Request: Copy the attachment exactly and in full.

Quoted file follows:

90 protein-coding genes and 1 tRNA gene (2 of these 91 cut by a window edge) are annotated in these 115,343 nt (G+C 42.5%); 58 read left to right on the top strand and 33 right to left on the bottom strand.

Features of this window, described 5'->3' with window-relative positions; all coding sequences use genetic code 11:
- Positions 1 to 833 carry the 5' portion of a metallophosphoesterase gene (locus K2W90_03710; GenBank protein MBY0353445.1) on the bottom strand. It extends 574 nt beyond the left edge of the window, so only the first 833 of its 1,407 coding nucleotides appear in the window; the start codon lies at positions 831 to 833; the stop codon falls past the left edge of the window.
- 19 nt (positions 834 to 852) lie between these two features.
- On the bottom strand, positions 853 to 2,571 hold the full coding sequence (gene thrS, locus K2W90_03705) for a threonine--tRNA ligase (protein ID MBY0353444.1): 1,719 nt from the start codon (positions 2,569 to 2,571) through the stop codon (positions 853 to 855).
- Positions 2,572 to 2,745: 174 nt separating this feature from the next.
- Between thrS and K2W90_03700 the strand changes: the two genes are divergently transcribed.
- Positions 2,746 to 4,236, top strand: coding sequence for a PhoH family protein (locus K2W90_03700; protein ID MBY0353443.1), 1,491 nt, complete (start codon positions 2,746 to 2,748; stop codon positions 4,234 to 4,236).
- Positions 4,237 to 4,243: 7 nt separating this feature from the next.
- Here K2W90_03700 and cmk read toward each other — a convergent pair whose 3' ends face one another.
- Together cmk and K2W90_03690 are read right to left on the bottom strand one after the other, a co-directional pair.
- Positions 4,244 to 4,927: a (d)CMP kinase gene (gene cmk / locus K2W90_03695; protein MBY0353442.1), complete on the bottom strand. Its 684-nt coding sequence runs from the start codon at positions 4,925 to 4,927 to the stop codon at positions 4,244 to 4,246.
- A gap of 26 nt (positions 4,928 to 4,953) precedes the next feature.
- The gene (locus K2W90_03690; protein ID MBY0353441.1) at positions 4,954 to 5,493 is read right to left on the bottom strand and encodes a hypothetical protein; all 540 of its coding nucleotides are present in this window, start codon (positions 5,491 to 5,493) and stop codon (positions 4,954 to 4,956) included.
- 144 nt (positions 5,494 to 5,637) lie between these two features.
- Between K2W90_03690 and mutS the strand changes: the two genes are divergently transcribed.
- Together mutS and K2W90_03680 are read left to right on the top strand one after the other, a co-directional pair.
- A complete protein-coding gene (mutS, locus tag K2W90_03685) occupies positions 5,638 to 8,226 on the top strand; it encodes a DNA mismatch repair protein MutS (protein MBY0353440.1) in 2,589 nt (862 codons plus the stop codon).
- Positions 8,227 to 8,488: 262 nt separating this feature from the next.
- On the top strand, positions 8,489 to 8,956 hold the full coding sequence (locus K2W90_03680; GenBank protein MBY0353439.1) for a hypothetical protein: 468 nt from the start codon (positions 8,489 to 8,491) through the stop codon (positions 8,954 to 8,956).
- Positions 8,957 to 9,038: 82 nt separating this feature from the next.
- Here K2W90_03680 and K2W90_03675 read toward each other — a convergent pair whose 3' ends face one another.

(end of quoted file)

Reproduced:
90 protein-coding genes and 1 tRNA gene (2 of these 91 cut by a window edge) are annotated in these 115,343 nt (G+C 42.5%); 58 read left to right on the top strand and 33 right to left on the bottom strand.

Features of this window, described 5'->3' with window-relative positions; all coding sequences use genetic code 11:
- Positions 1 to 833 carry the 5' portion of a metallophosphoesterase gene (locus K2W90_03710; GenBank protein MBY0353445.1) on the bottom strand. It extends 574 nt beyond the left edge of the window, so only the first 833 of its 1,407 coding nucleotides appear in the window; the start codon lies at positions 831 to 833; the stop codon falls past the left edge of the window.
- 19 nt (positions 834 to 852) lie between these two features.
- On the bottom strand, positions 853 to 2,571 hold the full coding sequence (gene thrS, locus K2W90_03705) for a threonine--tRNA ligase (protein ID MBY0353444.1): 1,719 nt from the start codon (positions 2,569 to 2,571) through the stop codon (positions 853 to 855).
- Positions 2,572 to 2,745: 174 nt separating this feature from the next.
- Between thrS and K2W90_03700 the strand changes: the two genes are divergently transcribed.
- Positions 2,746 to 4,236, top strand: coding sequence for a PhoH family protein (locus K2W90_03700; protein ID MBY0353443.1), 1,491 nt, complete (start codon positions 2,746 to 2,748; stop codon positions 4,234 to 4,236).
- Positions 4,237 to 4,243: 7 nt separating this feature from the next.
- Here K2W90_03700 and cmk read toward each other — a convergent pair whose 3' ends face one another.
- Together cmk and K2W90_03690 are read right to left on the bottom strand one after the other, a co-directional pair.
- Positions 4,244 to 4,927: a (d)CMP kinase gene (gene cmk / locus K2W90_03695; protein MBY0353442.1), complete on the bottom strand. Its 684-nt coding sequence runs from the start codon at positions 4,925 to 4,927 to the stop codon at positions 4,244 to 4,246.
- A gap of 26 nt (positions 4,928 to 4,953) precedes the next feature.
- The gene (locus K2W90_03690; protein ID MBY0353441.1) at positions 4,954 to 5,493 is read right to left on the bottom strand and encodes a hypothetical protein; all 540 of its coding nucleotides are present in this window, start codon (positions 5,491 to 5,493) and stop codon (positions 4,954 to 4,956) included.
- 144 nt (positions 5,494 to 5,637) lie between these two features.
- Between K2W90_03690 and mutS the strand changes: the two genes are divergently transcribed.
- Together mutS and K2W90_03680 are read left to right on the top strand one after the other, a co-directional pair.
- A complete protein-coding gene (mutS, locus tag K2W90_03685) occupies positions 5,638 to 8,226 on the top strand; it encodes a DNA mismatch repair protein MutS (protein MBY0353440.1) in 2,589 nt (862 codons plus the stop codon).
- Positions 8,227 to 8,488: 262 nt separating this feature from the next.
- On the top strand, positions 8,489 to 8,956 hold the full coding sequence (locus K2W90_03680; GenBank protein MBY0353439.1) for a hypothetical protein: 468 nt from the start codon (positions 8,489 to 8,491) through the stop codon (positions 8,954 to 8,956).
- Positions 8,957 to 9,038: 82 nt separating this feature from the next.
- Here K2W90_03680 and K2W90_03675 read toward each other — a convergent pair whose 3' ends face one another.